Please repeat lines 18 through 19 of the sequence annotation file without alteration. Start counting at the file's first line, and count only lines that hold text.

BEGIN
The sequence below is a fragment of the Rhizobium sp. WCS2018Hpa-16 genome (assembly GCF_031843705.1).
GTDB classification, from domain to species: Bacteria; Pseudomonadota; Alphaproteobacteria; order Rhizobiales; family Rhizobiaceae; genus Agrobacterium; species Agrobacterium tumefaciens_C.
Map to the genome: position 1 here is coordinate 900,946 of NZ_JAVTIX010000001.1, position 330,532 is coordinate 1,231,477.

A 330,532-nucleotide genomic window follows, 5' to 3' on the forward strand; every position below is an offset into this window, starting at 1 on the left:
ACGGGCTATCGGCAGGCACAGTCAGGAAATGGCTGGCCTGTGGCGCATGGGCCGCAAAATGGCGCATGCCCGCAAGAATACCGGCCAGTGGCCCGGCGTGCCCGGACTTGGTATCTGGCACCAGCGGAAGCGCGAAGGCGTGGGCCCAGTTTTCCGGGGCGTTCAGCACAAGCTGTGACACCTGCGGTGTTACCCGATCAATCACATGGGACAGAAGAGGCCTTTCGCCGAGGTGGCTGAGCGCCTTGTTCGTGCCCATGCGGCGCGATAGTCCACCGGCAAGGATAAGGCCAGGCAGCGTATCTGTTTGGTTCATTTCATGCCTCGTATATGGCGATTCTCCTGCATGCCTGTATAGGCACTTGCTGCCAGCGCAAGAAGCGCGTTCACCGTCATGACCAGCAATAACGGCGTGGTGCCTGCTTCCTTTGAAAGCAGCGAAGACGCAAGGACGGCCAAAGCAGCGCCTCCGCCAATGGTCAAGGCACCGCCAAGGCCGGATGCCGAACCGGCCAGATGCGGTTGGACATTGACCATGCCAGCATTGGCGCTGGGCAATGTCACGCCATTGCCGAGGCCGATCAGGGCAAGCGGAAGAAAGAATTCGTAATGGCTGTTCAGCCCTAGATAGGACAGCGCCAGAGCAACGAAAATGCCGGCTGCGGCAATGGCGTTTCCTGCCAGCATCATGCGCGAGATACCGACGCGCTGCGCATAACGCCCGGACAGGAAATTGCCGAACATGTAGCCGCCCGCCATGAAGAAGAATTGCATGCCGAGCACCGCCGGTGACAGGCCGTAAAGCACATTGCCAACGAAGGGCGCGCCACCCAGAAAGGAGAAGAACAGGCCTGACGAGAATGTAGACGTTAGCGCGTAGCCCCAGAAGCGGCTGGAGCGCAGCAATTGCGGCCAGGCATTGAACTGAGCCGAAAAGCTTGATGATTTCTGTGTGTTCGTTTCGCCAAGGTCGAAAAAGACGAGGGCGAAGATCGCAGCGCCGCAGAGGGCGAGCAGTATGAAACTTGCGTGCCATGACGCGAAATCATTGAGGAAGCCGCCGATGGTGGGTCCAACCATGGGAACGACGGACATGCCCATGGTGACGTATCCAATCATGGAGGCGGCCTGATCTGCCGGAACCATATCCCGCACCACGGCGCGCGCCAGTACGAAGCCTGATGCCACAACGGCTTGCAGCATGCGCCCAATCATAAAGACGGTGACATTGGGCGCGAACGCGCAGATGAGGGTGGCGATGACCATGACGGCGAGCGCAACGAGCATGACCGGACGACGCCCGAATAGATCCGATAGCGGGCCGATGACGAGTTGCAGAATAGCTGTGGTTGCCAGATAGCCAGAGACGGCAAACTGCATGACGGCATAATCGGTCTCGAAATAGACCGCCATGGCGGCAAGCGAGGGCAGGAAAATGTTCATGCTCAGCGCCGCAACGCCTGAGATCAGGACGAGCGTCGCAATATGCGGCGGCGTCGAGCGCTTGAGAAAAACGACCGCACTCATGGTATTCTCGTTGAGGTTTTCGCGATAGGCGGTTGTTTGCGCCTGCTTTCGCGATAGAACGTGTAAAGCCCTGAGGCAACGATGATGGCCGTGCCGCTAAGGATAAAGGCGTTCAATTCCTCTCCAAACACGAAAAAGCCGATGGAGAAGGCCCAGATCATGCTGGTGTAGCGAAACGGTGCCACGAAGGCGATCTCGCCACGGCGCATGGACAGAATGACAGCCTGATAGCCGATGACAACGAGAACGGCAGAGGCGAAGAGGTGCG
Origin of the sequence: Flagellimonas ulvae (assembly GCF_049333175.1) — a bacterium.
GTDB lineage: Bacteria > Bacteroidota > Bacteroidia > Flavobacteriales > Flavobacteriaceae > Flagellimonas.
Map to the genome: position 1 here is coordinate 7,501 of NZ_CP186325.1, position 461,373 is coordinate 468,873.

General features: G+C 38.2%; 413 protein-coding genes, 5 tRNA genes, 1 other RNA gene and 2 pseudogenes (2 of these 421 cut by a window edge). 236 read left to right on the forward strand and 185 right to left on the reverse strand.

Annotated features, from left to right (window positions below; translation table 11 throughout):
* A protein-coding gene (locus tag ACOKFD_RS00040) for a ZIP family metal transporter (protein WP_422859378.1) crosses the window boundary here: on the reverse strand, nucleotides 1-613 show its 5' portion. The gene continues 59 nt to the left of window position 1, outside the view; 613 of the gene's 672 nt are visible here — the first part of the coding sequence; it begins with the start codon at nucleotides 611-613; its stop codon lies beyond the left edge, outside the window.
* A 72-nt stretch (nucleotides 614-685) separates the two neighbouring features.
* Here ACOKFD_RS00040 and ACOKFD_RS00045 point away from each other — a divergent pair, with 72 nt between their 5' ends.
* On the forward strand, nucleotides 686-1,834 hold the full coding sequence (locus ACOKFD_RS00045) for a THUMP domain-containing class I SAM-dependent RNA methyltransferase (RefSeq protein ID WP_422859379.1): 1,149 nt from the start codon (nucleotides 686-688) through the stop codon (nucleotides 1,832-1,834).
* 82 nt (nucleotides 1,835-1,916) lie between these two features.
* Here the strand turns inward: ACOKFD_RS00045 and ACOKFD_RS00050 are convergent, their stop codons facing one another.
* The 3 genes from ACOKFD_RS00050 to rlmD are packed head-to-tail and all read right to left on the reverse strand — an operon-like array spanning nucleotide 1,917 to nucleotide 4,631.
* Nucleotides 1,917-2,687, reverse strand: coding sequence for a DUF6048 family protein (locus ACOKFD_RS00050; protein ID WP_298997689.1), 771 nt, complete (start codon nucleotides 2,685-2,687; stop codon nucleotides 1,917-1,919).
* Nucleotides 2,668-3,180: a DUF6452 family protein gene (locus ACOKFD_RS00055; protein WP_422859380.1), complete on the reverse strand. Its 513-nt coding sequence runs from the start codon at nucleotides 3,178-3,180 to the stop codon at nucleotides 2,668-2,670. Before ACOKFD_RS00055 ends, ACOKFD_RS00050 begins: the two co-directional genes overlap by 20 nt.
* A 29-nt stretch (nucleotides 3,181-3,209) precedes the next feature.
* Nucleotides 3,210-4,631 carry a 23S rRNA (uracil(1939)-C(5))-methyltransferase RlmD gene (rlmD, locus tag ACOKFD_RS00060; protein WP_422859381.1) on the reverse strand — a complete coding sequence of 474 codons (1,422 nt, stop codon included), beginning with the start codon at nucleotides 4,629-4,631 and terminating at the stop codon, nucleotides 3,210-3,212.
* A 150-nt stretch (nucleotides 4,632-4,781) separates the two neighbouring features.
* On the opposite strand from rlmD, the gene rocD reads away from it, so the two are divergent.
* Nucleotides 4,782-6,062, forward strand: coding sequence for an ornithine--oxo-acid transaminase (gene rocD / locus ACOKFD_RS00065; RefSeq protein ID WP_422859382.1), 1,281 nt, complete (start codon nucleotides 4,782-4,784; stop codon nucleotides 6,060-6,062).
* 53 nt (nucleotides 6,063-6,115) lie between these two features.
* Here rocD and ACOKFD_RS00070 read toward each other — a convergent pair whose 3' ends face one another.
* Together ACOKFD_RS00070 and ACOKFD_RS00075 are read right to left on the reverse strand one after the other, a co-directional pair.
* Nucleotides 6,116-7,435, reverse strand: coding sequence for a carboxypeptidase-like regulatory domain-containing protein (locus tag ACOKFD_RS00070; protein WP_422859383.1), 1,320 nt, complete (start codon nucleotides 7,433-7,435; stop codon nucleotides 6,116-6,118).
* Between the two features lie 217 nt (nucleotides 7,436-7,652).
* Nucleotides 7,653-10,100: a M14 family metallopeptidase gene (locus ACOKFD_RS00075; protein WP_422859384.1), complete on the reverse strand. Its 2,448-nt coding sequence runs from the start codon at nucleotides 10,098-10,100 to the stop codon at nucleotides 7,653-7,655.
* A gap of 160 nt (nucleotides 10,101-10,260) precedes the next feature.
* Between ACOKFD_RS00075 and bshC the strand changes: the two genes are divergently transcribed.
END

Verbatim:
* Nucleotides 1,917-2,687, reverse strand: coding sequence for a DUF6048 family protein (locus ACOKFD_RS00050; protein ID WP_298997689.1), 771 nt, complete (start codon nucleotides 2,685-2,687; stop codon nucleotides 1,917-1,919).
* Nucleotides 2,668-3,180: a DUF6452 family protein gene (locus ACOKFD_RS00055; protein WP_422859380.1), complete on the reverse strand. Its 513-nt coding sequence runs from the start codon at nucleotides 3,178-3,180 to the stop codon at nucleotides 2,668-2,670. Before ACOKFD_RS00055 ends, ACOKFD_RS00050 begins: the two co-directional genes overlap by 20 nt.